• It also depends on the nature of the dielectric material.
C ∝ A/d
C = εA/d where ε is a constant called permittivity of the dielectric material (epsilon).
• If between the plates is a vacuum, then ε = εo , known as epsilon nought and is given by 6.85 × 10-12 Fm-1.
Hence C = εoA/d

Example 4.1

1. How much charge is stored by a 300μF capacitor charged up to 12V? give your answer in (a) μC (b) C
(ans 3600μC/0.0036C)
Solution
1. Q= CV = 300×12 =3600μC
2. 3600 × 10-6 =0.0036C
2. What is the average current that flows when a 720μF capacitor is charged to 2V in 0.03s?
(ans 0.24A)
Solution
Q = CV =It
I= 720 × 10-6 × 2/0.03 =0.24A.
3. Find the separation distance between two plates if the capacitance between them is 1.0 × 10-12 C and the enclosed area is 5.0 cm2. Take εo = 6.85× 10-12 Fm-1 .
(ans d = 1.425 × 10-4 m)
Solution
C = εA/d
d = 6.85 × 10-12 × 5.0 × 10-4/1.0 × 10-12
= 1.425 × 10-4 m

### Arrangement of Capacitors

#### Series Arrangement

• Consider three capacitors; C1, C2 and C3 arranged as shown below:

Recall V = V1 + V2 + V3 and Q = CV
• When capacitors are connected in series, the charged stored in them is the same and equals the charge in the circuit.
i.e. Q = Q1 = Q2 =Q3
Therefore V1 = Q/C1 , V2 = Q/C2 , and V3 = Q/C3
V = Q/C1 + Q/C2 + Q/C3
Dividing through by Q, we obtain V/Q = 1/C1 + 1/C2 + 1/C3
Since V/Q = 1/C
1/C = 1/C1 + 1/C2 + 1/C3
Where C is the combined capacitance.
• In a special case of two capacitors in series, the effective/combined capacitance ,
C = C1C2/(C 1 + C 2 ).

#### Capacitors in Parallel

• When capacitors are arranged in parallel, the potential drop across each of them is the same.

Q1 = C1V, Q2 = C2V, Q3 = C3V
• The total charge, Q = Q1 + Q2 + Q3
Q = C1V + C2V + C3V = V(C1 + C2 + C3 )
Dividing through by V, we obtain Q/V = C1 + C2 + C3
Since C = Q/V,
C = C1 + C2 + C3
• Hence the combined capacitance for capacitors in parallel is the sum of their capacitance.

Example 4.2

1. In the circuit below, calculate:
1. The effective capacitance of the capacitors
2. The charge on each capacitor
3. The p.d across the plates of each capacitor

Solution
a. C = (12× 24)/(12 + 24) =8μF
b. Q1 = Q2 = CV = 8 × 6 = 48μC
c. V 1 = 48/12 = 4V, V2 = 48/24 = 2V
2. The figure below shows an arrangement of capacitors connected to a 2V d.c supply.
Determine:
1. The combined capacitance of the arrangement
2. The total charge in the circuit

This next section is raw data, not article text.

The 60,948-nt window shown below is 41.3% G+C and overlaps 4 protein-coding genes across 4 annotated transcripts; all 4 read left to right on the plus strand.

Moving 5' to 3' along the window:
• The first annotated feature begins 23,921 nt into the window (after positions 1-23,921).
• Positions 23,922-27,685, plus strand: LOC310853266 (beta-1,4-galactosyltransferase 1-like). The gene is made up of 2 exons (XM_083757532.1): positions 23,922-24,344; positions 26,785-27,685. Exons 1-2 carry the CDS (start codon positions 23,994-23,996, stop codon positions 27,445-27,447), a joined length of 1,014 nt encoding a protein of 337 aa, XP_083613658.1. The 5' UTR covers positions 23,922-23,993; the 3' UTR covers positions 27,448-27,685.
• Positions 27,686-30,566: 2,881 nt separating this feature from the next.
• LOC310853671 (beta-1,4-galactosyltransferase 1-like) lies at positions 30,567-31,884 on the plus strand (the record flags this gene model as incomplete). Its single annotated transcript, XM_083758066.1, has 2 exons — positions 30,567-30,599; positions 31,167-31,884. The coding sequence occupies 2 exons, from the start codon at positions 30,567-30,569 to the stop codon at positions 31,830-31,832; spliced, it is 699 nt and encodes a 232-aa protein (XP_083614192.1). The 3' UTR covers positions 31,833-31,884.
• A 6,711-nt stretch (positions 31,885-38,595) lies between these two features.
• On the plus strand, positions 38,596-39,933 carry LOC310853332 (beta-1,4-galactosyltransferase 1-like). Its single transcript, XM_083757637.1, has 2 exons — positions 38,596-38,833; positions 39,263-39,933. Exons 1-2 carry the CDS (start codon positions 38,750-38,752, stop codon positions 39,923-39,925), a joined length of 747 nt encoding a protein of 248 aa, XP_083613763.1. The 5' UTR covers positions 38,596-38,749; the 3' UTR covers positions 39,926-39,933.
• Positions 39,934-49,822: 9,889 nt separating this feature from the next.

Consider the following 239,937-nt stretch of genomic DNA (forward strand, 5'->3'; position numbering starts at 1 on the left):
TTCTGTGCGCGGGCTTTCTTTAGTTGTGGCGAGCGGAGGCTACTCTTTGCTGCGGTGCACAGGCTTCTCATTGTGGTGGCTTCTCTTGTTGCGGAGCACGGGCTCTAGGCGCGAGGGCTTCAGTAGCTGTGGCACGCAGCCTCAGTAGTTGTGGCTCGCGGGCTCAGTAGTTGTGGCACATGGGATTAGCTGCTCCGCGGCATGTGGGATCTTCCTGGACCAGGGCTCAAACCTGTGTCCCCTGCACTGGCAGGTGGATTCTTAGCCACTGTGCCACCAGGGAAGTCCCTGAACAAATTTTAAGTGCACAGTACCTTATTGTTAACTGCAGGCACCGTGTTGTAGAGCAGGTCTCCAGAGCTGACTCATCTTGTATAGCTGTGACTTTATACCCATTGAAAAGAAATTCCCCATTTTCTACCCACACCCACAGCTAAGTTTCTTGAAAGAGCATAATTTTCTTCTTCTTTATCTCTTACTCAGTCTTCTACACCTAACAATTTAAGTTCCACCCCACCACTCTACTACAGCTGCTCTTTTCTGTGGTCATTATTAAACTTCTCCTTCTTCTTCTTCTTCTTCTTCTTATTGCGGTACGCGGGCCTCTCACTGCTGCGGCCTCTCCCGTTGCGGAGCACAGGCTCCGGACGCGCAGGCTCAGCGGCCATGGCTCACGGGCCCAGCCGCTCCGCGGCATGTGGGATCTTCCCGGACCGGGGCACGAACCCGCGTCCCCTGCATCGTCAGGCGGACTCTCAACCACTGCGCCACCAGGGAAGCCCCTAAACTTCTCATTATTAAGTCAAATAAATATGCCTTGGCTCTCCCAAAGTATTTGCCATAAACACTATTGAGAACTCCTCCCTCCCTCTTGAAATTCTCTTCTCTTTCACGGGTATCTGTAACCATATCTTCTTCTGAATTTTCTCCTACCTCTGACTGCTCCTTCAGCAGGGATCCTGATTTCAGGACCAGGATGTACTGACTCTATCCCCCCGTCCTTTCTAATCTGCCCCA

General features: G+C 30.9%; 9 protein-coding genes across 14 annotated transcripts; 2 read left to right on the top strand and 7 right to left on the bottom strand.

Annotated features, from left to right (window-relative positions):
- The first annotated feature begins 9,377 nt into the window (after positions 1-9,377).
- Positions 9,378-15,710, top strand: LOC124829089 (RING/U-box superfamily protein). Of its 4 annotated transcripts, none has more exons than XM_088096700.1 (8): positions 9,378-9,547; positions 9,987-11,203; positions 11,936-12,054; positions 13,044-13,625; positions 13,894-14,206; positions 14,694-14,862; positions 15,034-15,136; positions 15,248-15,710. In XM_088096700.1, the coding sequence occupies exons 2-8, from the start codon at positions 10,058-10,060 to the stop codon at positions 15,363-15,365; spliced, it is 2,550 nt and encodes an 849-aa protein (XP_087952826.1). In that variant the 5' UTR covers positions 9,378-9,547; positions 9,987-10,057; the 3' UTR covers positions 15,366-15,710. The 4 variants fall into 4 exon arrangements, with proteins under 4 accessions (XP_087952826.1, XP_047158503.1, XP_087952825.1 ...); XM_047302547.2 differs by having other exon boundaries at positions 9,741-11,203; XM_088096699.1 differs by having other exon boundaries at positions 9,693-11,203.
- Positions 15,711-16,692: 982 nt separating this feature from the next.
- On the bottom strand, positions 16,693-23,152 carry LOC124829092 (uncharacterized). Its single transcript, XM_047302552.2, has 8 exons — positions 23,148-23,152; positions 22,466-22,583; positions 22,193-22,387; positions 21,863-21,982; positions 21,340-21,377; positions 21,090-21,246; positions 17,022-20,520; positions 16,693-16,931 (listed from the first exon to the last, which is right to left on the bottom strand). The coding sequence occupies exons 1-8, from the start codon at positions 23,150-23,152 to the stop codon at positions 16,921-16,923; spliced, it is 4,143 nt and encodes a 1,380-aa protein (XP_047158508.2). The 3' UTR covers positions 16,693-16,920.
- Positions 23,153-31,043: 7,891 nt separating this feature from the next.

( ans 0.7778μF,3.778μC)
solution
a. CBD =(3×3)/(3+3) = 1.5μF
CAE = 2 + 1.5 = 3.5μF
C = (3.5×1)/(3.5+1) = 0.7778μF
b. Q = CV = 0.7778 × 2 = 3.778μC.

Assignment 4.1

• The figure below shows part of a circuit connecting 3 capacitors. Determine the effective capacitance across AC.

### Energy Stored by a Capacitor

• During charging, the addition of electrons to the negatively charged plate involves doing work against the repulsive force.
• Also the removal of electrons from the positively charged plate involves doing some work against the attractive force.
• This work done is stored in the capacitor in the form of electrical potential energy.
• This energy may be converted to heat, light or other forms.
• A graph of p.d, V against charge, Q is a straight line through the origin whose gradient gives the capacitance of the capacitor.
• The area under this graph is equal to the work done or energy stored in the capacitor.
i.e. E = ½QV but Q = CV
Hence E = ½CV2 =Q2/2C

Example 4.3

1. The figure below shows two capacitors connected to a 12V supply

Determine:
1. The effective capacitance of the circuit
2. Charge on each capacitor
3. Energy stored in the combination
(ans. 18μF, 72μC, 5.46 × 10-3 J)
a.12+6 = 18μF
b. Q1= 12 × 12 = 144μC
c. E= ½ CV2 = ½ × 18×10-6 × 122 = 5.46 × 10-3 J
2. In the figure below, calculate the energy stored in the combined capacitor.

{ans. 5.4×10-6 )
C = 2×3 /2+3 =1.2μF
E = ½ ×1.2 ×10-6 ×22 = 5.4 × 10-6 J

### Application of Capacitors

1. Rectification (smoothing circuits)
• In the conversion of alternating current to direct current using diodes, a capacitor is used to maintain a high d.c. voltage.
• This is called smoothing or rectification.
2.  Reduction of sparking in the induction coil
• A capacitor is included in the primary circuit of the induction coil to reduce sparking.
3. In tuning circuits
• A variable capacitor is connected in parallel to an inductor in the tuning circuit of a radio receiver.
• When the capacitance of the variable capacitor is varied, the electrical oscillations between the capacitor and the inductor changes.
• If the frequency of oscillations is equal to the frequency of the radio signal at the aerial of the radio, that signal is received.
4. In delay circuits
• Capacitors are used in delay circuits designed to give intermittent flow of current in car indicators.
5. In camera flash
• A capacitor in the flash circuit of a camera is charged by the cell in the circuit. When in use, the capacitor discharges instantly to flash.